Prime Minister Binyamin Netanyahu heads to Egypt on Sunday to talk with President Hosni Mubarak about the possibility of direct negotiations with the Palestinians.

The two men will also discuss the issue of the Gaza crossings, in the wake of Israel’s recent decision to lift most restrictions on goods entering the Strip.

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Mubarak also plans to meet separately on Sunday with Palestinian Authority President Mahmoud Abbas and US special envoy George Mitchell.

Abbas is expected to tell Mubarak that he wants the Arab League to make the decision on whether to head to direct talks with Israel.

Government sources told The Jerusalem Post on Saturday night they remained hopeful that direct talks would resume in the near future, despite PA statements that it won’t enter direct talks unless Israel accepts the pre- 1967 lines as the future border of a Palestinian state and agrees to the presence of foreign troops in the West Bank and the Gaza Strip.

“It is our understanding that we are moving toward direct talks,” a government source told the Post.

The Palestinians broke off direct talks in December 2008. Since taking office 16 months ago, Netanyahu has called for the PA to negotiate with Israel.

“The Palestinians have prevented direct talks from happening for the last year and a half,” said the source, who added that this refusal has not benefited anyone.

Abbas under pressure to reject US demands for talks

Abbas is under pressure from Fatah and the PLO to reject demands from the US administration to hold talks with Israel.

Hamas and several other radical Palestinian groups have also warned Abbas against succumbing to pressure from Washington.

US Middle East envoy George Mitchell met with Abbas in Ramallah on Saturday and urged the PA to conduct direct negotiations with Israel.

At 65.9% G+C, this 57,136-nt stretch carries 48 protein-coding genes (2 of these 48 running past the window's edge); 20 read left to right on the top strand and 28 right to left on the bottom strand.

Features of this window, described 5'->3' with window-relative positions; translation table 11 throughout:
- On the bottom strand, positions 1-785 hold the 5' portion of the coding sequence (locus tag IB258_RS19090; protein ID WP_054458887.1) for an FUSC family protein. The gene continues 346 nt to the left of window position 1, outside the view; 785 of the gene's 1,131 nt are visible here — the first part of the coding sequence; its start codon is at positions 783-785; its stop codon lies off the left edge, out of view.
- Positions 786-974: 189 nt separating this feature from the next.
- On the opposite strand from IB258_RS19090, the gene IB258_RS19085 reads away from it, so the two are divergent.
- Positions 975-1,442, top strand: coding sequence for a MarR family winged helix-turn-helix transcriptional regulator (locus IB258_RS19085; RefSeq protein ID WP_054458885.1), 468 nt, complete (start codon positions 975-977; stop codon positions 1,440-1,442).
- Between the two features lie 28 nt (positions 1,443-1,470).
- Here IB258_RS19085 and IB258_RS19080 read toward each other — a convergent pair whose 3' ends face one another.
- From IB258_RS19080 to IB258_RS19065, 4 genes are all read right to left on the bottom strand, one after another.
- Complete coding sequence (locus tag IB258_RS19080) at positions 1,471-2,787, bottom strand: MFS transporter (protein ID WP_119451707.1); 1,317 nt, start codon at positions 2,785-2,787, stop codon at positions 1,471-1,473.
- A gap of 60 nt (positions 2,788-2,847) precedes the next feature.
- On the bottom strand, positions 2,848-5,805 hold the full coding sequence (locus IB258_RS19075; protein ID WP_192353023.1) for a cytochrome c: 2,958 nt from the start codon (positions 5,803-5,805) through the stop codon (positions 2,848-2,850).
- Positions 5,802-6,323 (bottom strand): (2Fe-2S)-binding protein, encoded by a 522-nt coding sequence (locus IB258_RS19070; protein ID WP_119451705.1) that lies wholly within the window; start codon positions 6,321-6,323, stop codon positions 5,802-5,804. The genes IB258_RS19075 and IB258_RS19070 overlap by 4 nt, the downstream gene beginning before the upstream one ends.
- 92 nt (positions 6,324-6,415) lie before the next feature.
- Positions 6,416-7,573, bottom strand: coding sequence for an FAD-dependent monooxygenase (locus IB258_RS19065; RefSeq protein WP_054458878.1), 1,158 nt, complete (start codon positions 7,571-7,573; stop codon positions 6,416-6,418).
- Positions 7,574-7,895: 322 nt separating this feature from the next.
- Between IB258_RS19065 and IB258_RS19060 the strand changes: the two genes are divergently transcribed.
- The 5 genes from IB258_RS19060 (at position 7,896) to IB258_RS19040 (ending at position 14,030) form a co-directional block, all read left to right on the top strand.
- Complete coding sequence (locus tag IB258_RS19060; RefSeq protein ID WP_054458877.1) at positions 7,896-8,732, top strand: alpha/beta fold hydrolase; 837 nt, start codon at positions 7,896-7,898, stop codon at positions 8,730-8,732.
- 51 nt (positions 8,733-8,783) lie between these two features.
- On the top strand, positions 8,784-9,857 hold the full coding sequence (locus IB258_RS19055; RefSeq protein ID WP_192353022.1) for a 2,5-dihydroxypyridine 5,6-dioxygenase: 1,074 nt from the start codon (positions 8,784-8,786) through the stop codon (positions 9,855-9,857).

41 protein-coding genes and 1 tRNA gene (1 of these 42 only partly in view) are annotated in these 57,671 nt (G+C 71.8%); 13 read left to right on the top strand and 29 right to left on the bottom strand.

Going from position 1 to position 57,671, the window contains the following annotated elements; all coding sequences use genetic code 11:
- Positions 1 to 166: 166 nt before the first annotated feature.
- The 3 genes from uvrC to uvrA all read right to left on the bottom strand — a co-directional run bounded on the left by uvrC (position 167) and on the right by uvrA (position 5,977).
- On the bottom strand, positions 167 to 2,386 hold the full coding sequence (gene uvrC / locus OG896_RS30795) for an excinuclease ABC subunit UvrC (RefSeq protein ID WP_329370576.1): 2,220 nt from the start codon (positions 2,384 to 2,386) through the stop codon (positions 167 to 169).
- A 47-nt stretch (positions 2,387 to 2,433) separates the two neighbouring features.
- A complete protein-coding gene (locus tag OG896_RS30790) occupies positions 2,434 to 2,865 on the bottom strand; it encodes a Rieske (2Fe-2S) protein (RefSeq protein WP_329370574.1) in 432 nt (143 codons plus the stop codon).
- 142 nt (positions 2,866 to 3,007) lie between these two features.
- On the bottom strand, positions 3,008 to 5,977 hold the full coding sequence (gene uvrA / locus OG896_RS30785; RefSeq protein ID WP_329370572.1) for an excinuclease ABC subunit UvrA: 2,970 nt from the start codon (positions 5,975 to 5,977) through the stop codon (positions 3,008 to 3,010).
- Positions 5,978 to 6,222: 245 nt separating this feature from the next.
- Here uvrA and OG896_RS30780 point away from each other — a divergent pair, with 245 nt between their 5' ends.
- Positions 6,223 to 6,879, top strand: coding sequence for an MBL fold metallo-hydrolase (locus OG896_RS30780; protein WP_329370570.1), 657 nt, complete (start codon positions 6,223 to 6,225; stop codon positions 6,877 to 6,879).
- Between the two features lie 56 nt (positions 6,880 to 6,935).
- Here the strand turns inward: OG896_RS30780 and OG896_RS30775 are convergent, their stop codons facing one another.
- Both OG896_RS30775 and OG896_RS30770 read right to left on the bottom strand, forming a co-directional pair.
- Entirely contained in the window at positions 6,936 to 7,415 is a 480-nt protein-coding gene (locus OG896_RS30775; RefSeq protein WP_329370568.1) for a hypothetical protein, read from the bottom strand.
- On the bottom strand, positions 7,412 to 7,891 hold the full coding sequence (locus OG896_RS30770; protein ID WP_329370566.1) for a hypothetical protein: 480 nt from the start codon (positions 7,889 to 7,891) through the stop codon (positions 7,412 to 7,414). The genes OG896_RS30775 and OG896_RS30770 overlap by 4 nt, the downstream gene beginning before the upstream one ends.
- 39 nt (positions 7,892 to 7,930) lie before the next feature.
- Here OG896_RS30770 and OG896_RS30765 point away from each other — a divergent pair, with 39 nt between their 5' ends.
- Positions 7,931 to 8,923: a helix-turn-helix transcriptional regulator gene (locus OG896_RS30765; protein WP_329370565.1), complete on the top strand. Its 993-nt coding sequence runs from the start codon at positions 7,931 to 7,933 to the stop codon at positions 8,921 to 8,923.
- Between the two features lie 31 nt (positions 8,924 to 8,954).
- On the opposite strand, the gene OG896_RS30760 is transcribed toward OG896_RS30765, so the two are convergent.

Abbas, according to one of his aides, told the US emissary that he remained opposed to such negotiations until the two sides first agreed on the future borders of a Palestinian state and security-related matters.

Following the meeting in Ramallah, Mitchell sounded more optimistic than Abbas’s top advisers regarding direct negotiations.

“We recognize the difficulties and complexities involved in trying to realize the vision of comprehensive peace,” he said. “We are heartened by the discussions that we heard today and the past several days.”

Mitchell said he was planning to visit several other countries in the region for further discussions on Israeli-Palestinian peace talks.

PLO official says Mitchell brought nothing new

Chief PA negotiator Saeb Erekat, who attended the talks in Ramallah, refused to respond to reporters after the meeting, in what was interpreted as a sign of dissatisfaction with the US position.

Yasser Abed Rabbo, a top PLO official and political adviser to Abbas, said Mitchell did not bring anything new.

“He didn’t bring us answers to questions we had presented to Israel through Washington regarding borders and security,” Abed Rabbo said. “We are still lacking clarity regarding a number of issues.”

He said that under the current circumstances, the PA believes there is no reason to accept Washington’s request to move to direct talks.

“We insist on clear answers regarding settlements and Israel’s measures in Jerusalem, including house demolitions and construction of new settler projects in the city.”

Muhammad Dahlan, a senior Fatah official, said his faction has rejected Mitchell’s demand for direct negotiations. He also said that moving from proximity talks to direct negotiations requires prior progress on borders and security.


“Our position has been supported by the Arab League,” Dahlan said. “In light of these developments and the absence of clear responses from Israel on these two issues, Fatah reiterates its opposition to moving to direct negotiations.”

In an interview published over the weekend in Jordan’s Alghad newspaper, Abbas said that Israel should agree to the presence of a “third party” in the Palestinian territories as a condition for direct talks.

Abbas also said that the PA has presented Israel with its position on various core issues, particularly borders and security.

“We said that the borders should be on the basis of 1967, with agreement on land swap between the two sides,” he said. “What is needed from Israel is to accept these ideas in principle.”

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